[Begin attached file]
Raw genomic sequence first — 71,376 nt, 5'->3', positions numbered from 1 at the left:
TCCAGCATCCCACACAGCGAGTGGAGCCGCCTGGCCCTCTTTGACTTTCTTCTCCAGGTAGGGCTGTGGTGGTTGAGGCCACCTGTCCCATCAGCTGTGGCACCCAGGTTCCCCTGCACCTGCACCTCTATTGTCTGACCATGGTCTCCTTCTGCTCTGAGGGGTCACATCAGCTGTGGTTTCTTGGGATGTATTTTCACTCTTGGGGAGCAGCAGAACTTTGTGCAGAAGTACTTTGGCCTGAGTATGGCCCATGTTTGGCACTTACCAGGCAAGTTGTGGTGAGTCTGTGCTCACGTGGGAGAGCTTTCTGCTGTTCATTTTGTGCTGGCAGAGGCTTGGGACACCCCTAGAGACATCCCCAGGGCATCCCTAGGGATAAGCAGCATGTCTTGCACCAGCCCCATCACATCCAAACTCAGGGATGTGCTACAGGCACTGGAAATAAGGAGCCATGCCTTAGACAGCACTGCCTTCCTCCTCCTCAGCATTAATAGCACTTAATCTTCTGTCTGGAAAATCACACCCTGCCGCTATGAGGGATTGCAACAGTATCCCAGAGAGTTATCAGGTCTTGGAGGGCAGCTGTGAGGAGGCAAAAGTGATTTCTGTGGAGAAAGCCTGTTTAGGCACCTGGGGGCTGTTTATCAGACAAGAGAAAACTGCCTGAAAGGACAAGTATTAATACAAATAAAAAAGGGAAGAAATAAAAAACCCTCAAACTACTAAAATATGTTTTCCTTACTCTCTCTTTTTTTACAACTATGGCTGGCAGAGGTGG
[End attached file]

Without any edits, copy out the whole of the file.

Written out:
Raw genomic sequence first — 71,376 nt, 5'->3', positions numbered from 1 at the left:
TCCAGCATCCCACACAGCGAGTGGAGCCGCCTGGCCCTCTTTGACTTTCTTCTCCAGGTAGGGCTGTGGTGGTTGAGGCCACCTGTCCCATCAGCTGTGGCACCCAGGTTCCCCTGCACCTGCACCTCTATTGTCTGACCATGGTCTCCTTCTGCTCTGAGGGGTCACATCAGCTGTGGTTTCTTGGGATGTATTTTCACTCTTGGGGAGCAGCAGAACTTTGTGCAGAAGTACTTTGGCCTGAGTATGGCCCATGTTTGGCACTTACCAGGCAAGTTGTGGTGAGTCTGTGCTCACGTGGGAGAGCTTTCTGCTGTTCATTTTGTGCTGGCAGAGGCTTGGGACACCCCTAGAGACATCCCCAGGGCATCCCTAGGGATAAGCAGCATGTCTTGCACCAGCCCCATCACATCCAAACTCAGGGATGTGCTACAGGCACTGGAAATAAGGAGCCATGCCTTAGACAGCACTGCCTTCCTCCTCCTCAGCATTAATAGCACTTAATCTTCTGTCTGGAAAATCACACCCTGCCGCTATGAGGGATTGCAACAGTATCCCAGAGAGTTATCAGGTCTTGGAGGGCAGCTGTGAGGAGGCAAAAGTGATTTCTGTGGAGAAAGCCTGTTTAGGCACCTGGGGGCTGTTTATCAGACAAGAGAAAACTGCCTGAAAGGACAAGTATTAATACAAATAAAAAAGGGAAGAAATAAAAAACCCTCAAACTACTAAAATATGTTTTCCTTACTCTCTCTTTTTTTACAACTATGGCTGGCAGAGGTGG